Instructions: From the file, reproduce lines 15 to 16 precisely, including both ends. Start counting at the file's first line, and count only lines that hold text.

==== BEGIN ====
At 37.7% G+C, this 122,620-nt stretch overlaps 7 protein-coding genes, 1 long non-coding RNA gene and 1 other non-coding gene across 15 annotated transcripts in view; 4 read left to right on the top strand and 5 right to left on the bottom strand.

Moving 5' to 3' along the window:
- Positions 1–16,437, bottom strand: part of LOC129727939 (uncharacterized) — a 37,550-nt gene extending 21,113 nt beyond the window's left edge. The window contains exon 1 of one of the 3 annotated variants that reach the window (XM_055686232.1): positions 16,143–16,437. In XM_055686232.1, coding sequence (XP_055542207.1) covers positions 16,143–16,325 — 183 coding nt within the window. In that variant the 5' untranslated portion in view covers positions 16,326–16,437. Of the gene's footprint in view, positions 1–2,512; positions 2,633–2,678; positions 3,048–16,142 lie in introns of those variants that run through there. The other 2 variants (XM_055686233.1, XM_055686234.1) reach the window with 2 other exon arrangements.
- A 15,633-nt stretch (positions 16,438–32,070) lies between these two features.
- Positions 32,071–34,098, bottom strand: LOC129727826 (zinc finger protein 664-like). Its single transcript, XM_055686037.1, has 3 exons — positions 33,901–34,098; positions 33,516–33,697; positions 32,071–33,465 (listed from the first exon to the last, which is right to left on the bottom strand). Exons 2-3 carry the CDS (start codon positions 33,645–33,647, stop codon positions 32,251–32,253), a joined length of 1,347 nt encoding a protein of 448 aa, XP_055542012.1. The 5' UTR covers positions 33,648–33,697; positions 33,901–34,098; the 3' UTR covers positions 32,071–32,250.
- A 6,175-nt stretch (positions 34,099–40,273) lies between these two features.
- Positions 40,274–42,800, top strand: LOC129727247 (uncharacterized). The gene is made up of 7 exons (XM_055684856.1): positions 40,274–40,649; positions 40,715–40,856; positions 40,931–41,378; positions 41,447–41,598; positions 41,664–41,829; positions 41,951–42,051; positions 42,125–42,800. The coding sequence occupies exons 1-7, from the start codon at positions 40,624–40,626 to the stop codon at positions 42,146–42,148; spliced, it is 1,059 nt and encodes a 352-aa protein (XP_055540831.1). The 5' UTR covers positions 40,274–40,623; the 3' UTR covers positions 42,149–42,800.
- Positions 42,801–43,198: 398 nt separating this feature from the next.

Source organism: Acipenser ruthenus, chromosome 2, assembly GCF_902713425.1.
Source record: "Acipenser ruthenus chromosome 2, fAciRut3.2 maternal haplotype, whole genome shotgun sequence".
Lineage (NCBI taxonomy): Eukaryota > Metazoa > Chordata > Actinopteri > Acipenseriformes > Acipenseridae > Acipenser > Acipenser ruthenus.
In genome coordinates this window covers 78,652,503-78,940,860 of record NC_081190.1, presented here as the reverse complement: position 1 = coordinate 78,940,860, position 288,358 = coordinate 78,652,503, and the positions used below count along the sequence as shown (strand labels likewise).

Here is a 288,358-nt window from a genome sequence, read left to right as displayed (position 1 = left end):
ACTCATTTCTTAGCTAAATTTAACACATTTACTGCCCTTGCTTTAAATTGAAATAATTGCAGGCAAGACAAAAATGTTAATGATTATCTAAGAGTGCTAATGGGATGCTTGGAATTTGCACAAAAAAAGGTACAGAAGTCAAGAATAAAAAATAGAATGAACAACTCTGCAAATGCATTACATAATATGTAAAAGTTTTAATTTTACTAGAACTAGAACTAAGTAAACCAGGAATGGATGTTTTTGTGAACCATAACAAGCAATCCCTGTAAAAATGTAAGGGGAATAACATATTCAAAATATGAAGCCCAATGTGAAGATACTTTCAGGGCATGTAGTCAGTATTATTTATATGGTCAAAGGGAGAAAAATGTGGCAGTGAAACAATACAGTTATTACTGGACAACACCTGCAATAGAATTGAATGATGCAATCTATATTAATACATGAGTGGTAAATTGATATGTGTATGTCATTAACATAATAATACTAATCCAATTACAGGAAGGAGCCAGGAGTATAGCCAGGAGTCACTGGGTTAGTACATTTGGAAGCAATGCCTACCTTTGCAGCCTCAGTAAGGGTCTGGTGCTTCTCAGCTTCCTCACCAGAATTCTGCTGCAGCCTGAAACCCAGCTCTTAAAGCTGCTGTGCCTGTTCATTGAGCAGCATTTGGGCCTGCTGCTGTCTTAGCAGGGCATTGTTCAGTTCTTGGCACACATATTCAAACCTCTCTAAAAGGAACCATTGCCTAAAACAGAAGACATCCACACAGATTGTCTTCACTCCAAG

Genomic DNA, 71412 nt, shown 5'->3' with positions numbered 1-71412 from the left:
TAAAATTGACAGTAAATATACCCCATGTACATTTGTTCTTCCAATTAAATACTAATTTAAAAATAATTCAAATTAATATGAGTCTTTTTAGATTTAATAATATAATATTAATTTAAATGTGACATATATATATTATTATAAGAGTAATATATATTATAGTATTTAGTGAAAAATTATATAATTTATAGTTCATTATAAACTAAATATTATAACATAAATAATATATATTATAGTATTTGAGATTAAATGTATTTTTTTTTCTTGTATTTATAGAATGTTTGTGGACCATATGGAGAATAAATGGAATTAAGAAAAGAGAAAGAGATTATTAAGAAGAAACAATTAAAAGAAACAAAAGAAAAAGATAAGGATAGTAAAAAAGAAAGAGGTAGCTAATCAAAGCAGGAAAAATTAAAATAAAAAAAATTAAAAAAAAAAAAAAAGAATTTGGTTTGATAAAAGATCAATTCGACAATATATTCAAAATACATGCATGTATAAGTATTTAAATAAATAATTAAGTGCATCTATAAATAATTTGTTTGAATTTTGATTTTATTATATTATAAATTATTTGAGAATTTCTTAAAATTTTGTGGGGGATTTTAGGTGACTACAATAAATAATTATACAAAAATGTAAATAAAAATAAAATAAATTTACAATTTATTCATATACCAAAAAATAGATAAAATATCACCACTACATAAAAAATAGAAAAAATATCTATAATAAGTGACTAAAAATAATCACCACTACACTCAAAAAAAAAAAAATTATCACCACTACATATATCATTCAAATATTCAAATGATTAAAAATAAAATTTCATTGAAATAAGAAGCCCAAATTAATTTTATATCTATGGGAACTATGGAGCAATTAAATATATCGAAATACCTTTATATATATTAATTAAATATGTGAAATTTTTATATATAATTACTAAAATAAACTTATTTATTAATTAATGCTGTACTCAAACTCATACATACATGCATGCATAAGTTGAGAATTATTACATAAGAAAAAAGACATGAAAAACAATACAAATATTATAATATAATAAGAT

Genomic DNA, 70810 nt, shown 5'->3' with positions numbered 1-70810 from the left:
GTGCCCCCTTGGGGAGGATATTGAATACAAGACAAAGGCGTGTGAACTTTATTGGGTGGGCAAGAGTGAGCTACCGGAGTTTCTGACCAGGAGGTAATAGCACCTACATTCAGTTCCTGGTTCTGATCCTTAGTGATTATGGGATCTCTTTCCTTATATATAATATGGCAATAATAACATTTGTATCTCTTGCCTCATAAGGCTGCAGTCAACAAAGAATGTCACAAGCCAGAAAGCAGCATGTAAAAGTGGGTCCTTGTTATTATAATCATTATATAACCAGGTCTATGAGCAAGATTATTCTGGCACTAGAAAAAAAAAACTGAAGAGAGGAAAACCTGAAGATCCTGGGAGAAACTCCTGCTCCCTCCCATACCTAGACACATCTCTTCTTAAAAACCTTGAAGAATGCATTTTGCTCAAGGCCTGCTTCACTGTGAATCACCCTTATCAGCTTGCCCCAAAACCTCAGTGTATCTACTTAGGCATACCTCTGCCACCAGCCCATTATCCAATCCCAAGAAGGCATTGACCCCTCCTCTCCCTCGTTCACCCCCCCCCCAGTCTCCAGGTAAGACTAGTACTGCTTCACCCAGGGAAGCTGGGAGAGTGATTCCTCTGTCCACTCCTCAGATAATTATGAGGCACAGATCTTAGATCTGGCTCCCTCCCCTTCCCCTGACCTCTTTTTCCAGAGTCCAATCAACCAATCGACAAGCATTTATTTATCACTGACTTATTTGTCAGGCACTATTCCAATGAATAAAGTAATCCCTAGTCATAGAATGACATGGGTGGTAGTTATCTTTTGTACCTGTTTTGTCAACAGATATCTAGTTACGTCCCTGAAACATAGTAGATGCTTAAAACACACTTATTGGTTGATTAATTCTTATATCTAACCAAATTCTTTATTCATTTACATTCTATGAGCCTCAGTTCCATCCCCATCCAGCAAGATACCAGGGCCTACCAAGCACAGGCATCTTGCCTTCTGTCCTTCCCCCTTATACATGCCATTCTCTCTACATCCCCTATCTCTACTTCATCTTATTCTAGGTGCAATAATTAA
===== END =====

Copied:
Genomic DNA, 71412 nt, shown 5'->3' with positions numbered 1-71412 from the left:
TAAAATTGACAGTAAATATACCCCATGTACATTTGTTCTTCCAATTAAATACTAATTTAAAAATAATTCAAATTAATATGAGTCTTTTTAGATTTAATAATATAATATTAATTTAAATGTGACATATATATATTATTATAAGAGTAATATATATTATAGTATTTAGTGAAAAATTATATAATTTATAGTTCATTATAAACTAAATATTATAACATAAATAATATATATTATAGTATTTGAGATTAAATGTATTTTTTTTTCTTGTATTTATAGAATGTTTGTGGACCATATGGAGAATAAATGGAATTAAGAAAAGAGAAAGAGATTATTAAGAAGAAACAATTAAAAGAAACAAAAGAAAAAGATAAGGATAGTAAAAAAGAAAGAGGTAGCTAATCAAAGCAGGAAAAATTAAAATAAAAAAAATTAAAAAAAAAAAAAAAGAATTTGGTTTGATAAAAGATCAATTCGACAATATATTCAAAATACATGCATGTATAAGTATTTAAATAAATAATTAAGTGCATCTATAAATAATTTGTTTGAATTTTGATTTTATTATATTATAAATTATTTGAGAATTTCTTAAAATTTTGTGGGGGATTTTAGGTGACTACAATAAATAATTATACAAAAATGTAAATAAAAATAAAATAAATTTACAATTTATTCATATACCAAAAAATAGATAAAATATCACCACTACATAAAAAATAGAAAAAATATCTATAATAAGTGACTAAAAATAATCACCACTACACTCAAAAAAAAAAAAATTATCACCACTACATATATCATTCAAATATTCAAATGATTAAAAATAAAATTTCATTGAAATAAGAAGCCCAAATTAATTTTATATCTATGGGAACTATGGAGCAATTAAATATATCGAAATACCTTTATATATATTAATTAAATATGTGAAATTTTTATATATAATTACTAAAATAAACTTATTTATTAATTAATGCTGTACTCAAACTCATACATACATGCATGCATAAGTTGAGAATTATTACATAAGAAAAAAGACATGAAAAACAATACAAATATTATAATATAATAAGAT